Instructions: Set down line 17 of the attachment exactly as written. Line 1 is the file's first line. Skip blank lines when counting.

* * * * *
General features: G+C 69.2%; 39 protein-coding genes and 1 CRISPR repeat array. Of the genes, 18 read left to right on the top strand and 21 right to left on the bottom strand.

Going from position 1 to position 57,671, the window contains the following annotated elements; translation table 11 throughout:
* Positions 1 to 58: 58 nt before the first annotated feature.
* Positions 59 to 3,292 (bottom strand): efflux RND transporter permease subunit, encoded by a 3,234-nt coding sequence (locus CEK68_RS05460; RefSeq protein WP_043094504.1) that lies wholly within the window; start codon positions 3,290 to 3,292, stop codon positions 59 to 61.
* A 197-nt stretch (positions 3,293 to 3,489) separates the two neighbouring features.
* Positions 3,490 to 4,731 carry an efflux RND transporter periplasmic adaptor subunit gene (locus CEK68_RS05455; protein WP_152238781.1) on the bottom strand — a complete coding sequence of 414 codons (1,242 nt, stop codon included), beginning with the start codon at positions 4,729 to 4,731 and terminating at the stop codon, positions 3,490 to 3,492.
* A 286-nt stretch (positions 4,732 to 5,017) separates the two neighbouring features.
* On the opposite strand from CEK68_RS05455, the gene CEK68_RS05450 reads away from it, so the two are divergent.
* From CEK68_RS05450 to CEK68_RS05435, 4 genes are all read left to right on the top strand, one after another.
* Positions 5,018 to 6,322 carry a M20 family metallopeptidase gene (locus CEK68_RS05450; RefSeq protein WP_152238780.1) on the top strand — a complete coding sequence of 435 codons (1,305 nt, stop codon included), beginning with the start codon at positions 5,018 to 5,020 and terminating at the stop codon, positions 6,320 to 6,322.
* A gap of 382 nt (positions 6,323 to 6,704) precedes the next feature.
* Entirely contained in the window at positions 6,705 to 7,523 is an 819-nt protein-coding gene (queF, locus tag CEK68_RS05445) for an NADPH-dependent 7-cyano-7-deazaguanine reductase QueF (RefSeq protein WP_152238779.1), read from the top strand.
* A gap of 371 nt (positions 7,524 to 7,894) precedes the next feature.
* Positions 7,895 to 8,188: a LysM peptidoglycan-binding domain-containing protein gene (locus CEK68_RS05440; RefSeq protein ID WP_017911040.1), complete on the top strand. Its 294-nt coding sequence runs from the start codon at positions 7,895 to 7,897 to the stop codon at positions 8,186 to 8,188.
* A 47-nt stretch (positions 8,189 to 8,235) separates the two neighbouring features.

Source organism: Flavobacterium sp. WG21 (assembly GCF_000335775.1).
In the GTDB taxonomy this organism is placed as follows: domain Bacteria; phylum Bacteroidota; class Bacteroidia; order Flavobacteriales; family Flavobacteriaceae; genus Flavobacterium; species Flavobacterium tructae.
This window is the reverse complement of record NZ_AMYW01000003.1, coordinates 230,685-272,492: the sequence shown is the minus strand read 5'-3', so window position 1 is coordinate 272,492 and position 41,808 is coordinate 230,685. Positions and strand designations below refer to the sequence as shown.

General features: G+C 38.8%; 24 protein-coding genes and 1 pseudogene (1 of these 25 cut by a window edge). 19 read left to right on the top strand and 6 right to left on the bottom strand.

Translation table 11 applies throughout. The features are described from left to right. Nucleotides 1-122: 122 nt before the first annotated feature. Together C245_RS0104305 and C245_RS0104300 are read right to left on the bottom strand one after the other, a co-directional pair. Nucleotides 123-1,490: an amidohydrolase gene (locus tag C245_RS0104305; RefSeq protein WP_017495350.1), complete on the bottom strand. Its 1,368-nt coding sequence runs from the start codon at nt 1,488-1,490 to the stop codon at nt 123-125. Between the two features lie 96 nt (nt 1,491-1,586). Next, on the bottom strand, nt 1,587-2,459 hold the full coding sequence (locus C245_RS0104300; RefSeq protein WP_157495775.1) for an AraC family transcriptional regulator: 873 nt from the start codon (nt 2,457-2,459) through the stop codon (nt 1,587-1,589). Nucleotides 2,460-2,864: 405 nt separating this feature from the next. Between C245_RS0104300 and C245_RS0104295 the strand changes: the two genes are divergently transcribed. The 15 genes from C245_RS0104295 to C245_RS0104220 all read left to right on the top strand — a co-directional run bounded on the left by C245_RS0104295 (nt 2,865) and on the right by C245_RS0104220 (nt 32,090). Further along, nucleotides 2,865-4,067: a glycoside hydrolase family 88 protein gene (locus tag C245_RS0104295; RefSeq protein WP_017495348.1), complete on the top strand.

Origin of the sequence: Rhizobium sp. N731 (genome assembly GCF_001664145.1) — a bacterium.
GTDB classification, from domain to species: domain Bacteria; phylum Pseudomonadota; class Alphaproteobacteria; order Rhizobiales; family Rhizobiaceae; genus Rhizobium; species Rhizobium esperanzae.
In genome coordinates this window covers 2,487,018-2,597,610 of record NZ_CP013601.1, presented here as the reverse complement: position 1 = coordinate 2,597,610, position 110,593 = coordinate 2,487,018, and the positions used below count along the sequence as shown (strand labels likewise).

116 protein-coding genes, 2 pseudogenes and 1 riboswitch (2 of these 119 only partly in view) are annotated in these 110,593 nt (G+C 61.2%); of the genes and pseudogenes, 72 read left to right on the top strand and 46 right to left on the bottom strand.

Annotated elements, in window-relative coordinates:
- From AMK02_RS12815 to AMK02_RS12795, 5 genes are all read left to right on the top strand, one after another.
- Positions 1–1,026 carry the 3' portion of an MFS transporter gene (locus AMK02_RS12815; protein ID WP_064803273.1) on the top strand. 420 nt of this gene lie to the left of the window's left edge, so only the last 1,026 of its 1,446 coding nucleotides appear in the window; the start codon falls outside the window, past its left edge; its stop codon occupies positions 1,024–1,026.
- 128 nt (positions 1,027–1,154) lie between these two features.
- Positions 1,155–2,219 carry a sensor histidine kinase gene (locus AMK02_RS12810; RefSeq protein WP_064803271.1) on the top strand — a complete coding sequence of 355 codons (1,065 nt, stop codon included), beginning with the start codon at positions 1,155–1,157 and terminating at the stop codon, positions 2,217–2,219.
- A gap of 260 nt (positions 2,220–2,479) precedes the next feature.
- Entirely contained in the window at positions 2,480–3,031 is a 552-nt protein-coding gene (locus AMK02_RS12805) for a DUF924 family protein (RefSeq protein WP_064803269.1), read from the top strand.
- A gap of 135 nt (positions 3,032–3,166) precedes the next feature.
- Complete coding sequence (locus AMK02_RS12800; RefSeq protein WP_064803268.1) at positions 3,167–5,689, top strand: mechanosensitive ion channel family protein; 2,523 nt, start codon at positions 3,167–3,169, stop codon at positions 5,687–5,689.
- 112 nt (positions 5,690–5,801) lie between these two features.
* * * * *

In the GTDB taxonomy this organism is placed as follows: domain Bacteria; phylum Bacteroidota; class Bacteroidia; order Flavobacteriales; family Flavobacteriaceae; genus Flavobacterium; species Flavobacterium tructae.